I’m from China. My roommate also comes from China， but more accurately she comes from Szechuan Province. Have you heard of Szechuan in southwestern China? Maybe not. But you probably know that there is a restaurant in the downtown named “Little Szechuan”. The most common favor of “Little Szechuan” cuisine is hot and spicy. I think Szechuan Cuisine is the most popular cuisine in China. Not only in China, but also around the world, many people enjoy eating hot and spicy food like chili peppers. According to psychologist Paul Rozin of the University of Pennsylvania, about a third of the people around the world eat hot peppers every single day. When I eat spicy food, my mouth feels like it’s on fire. It sounds terrible, but actually I like that feeling. So why people like hot and spicy food?
Let’s talk about spiciness. Spiciness, is not a taste or a flavor, like sweet, salty or sour. Spiciness is pain. According to the science of spiciness of TED-Ed Original, the chemical compounds in spicy foods can activate the type of sensory neurons called polymodal nociceptors which are in mouth and nose. When people eat chili pepper, you have the feeling that it’s on fire is because your brain thinks it’s burning. Eating spicy food just likes torturing ourselves. This makes me more confused that it seems that people enjoying spicy food are masochistically inclined.
I have found many different views about the reasons people like spiciness. According to James Gorman’s article, some professionals think that people like chilies due to their benefits which can help people lower blood pressure, have antimicrobial effects and increase salivation so that people have good appetite. Some experts have different opinions that the pain brought by spiciness can kill other pains. The views should be supported by experiments so we can say that the conclusion can show the causal relation between chilies and other pains. So I find a research which is a file drawer about how chilies can be used to treat pain. Chili peppers’ heat comes from capsaicin which is a compound produced to prevent the peppers from fungal attack. The summary shows that capsaicin helps to reduce pain in part by depleting body’s supply of substance P which is a chemical component of nerve cells which connected to pain signal in the brain. What’s more, it also works by de-sensitizing sensory receptors in the skin.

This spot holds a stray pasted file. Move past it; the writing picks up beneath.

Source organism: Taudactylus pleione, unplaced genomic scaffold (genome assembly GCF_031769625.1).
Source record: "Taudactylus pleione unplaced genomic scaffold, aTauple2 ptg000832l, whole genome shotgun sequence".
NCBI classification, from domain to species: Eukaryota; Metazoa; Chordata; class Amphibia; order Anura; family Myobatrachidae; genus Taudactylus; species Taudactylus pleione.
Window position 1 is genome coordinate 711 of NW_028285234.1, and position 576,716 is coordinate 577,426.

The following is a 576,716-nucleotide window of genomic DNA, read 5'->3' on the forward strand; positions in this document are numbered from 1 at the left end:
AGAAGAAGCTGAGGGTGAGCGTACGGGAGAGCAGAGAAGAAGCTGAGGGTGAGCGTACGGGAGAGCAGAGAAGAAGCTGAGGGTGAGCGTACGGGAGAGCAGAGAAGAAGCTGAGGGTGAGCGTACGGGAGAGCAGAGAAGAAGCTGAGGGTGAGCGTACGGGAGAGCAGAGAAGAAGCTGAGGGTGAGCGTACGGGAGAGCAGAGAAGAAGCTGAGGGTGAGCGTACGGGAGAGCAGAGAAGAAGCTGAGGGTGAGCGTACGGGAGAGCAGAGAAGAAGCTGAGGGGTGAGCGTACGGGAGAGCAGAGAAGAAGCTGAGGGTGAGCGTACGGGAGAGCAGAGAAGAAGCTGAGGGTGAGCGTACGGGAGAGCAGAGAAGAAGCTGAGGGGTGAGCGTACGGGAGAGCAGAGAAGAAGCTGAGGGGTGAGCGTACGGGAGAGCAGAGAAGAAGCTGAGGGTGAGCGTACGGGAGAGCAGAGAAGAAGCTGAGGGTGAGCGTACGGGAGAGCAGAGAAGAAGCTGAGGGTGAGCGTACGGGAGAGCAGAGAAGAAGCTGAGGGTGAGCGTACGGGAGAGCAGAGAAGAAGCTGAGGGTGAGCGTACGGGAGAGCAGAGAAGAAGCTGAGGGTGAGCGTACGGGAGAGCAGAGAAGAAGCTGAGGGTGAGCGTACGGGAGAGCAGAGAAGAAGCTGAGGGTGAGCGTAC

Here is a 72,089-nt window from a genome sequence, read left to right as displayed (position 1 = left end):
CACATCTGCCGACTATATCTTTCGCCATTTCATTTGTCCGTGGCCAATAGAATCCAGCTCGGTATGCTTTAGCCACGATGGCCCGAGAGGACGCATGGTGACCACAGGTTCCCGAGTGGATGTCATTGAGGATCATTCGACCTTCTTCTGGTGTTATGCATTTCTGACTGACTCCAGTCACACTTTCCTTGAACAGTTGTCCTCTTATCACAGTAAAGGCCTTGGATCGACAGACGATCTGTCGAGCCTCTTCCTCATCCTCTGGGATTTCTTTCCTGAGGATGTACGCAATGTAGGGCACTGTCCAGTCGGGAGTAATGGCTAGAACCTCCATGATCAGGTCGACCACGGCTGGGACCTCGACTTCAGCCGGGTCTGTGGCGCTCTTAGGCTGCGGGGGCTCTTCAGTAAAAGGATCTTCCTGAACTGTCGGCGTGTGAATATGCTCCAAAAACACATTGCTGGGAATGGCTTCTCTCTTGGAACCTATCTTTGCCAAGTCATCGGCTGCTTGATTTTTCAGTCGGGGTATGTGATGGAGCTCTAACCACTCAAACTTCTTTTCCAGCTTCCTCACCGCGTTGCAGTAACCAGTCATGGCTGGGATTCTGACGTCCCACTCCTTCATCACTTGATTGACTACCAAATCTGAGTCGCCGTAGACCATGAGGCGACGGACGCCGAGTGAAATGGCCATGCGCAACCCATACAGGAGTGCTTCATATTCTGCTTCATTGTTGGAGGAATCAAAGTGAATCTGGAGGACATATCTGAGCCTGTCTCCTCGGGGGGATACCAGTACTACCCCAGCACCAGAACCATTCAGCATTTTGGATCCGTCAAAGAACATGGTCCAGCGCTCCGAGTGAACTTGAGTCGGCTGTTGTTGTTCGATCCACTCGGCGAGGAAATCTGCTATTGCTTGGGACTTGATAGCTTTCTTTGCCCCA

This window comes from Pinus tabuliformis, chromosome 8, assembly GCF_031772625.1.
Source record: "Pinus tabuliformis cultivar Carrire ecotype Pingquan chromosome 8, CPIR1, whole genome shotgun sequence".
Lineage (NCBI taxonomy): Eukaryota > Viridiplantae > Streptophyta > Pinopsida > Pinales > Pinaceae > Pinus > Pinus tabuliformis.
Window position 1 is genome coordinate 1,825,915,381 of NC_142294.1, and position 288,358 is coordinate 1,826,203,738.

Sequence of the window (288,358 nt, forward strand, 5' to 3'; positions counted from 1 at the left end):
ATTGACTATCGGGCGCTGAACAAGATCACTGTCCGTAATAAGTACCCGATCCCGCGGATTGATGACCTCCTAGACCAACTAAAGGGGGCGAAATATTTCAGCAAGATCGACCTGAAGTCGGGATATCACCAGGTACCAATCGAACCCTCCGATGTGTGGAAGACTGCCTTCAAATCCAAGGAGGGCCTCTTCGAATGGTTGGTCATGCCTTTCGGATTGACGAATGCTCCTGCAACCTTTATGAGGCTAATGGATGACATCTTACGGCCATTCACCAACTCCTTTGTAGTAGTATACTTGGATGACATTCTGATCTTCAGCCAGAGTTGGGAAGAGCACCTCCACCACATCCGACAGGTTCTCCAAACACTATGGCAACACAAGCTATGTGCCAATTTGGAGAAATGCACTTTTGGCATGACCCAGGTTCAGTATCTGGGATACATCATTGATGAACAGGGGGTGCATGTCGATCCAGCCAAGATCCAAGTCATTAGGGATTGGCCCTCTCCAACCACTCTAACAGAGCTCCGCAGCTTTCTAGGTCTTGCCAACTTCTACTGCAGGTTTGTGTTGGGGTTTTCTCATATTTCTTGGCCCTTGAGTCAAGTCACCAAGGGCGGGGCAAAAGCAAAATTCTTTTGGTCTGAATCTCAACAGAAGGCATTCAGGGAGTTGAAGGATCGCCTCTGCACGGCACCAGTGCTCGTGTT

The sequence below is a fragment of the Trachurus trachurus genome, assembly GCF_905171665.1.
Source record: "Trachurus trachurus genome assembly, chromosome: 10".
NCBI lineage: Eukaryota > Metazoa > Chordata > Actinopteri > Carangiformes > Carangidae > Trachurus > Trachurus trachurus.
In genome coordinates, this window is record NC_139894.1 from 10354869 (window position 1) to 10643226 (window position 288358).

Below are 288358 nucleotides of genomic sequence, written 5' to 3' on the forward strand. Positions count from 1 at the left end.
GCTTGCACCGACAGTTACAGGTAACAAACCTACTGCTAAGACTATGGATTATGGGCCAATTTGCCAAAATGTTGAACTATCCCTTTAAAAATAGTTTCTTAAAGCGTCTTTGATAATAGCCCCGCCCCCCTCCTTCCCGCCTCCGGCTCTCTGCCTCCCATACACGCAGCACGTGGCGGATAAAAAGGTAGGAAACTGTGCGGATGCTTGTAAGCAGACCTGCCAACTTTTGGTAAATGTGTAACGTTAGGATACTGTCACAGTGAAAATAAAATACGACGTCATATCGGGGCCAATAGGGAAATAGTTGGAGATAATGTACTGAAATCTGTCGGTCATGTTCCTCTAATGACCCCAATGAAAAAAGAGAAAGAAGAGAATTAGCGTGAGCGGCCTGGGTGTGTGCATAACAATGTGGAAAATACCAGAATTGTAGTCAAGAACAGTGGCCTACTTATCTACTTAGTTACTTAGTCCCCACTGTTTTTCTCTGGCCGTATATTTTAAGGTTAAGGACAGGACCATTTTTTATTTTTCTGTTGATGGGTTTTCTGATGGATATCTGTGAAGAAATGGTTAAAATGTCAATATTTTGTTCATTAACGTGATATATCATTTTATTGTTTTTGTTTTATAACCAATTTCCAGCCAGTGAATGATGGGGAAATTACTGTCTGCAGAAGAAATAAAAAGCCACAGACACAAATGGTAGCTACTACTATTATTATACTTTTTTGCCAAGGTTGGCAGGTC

But all I mentioned about are about the physical benefits but not about personal preference. So I think perhaps, people enjoy chilies because chilies have addictive properties. However, my idea refuses by Dr. Rozin who I have introduced above.
“If humans were becoming addicted to chili peppers, ‘then the animals in Mexico would also like it, because they have that system and they eat hot peppers all the time,’ says Rozin. ‘But they don’t like it which makes me think that there’s something more human about it.’”
What’s more, Dr. Rozin argues that our ability to enjoy experiences that logic says it is an example of a hedonic reversal that it is the word hedonic coming from the Ancient Greek hēdonikos, meaning pleasure. This only happens in human because the feelings of aversion and pleasure overlap largely in human brains. Thus, they both release some chemicals makes people happy. So actually because our most intricate mind and most complex brain, a large part of people enjoy spiciness.
As a result, I think that’s very magic that people enjoy the pain, chilies because we regard this pain as pleasure.
If you are interested in this topic, you can see more in Paul Rozin’s research. This is the link of his reasearch. http://chemse.oxfordjournals.org/content/6/1/23.short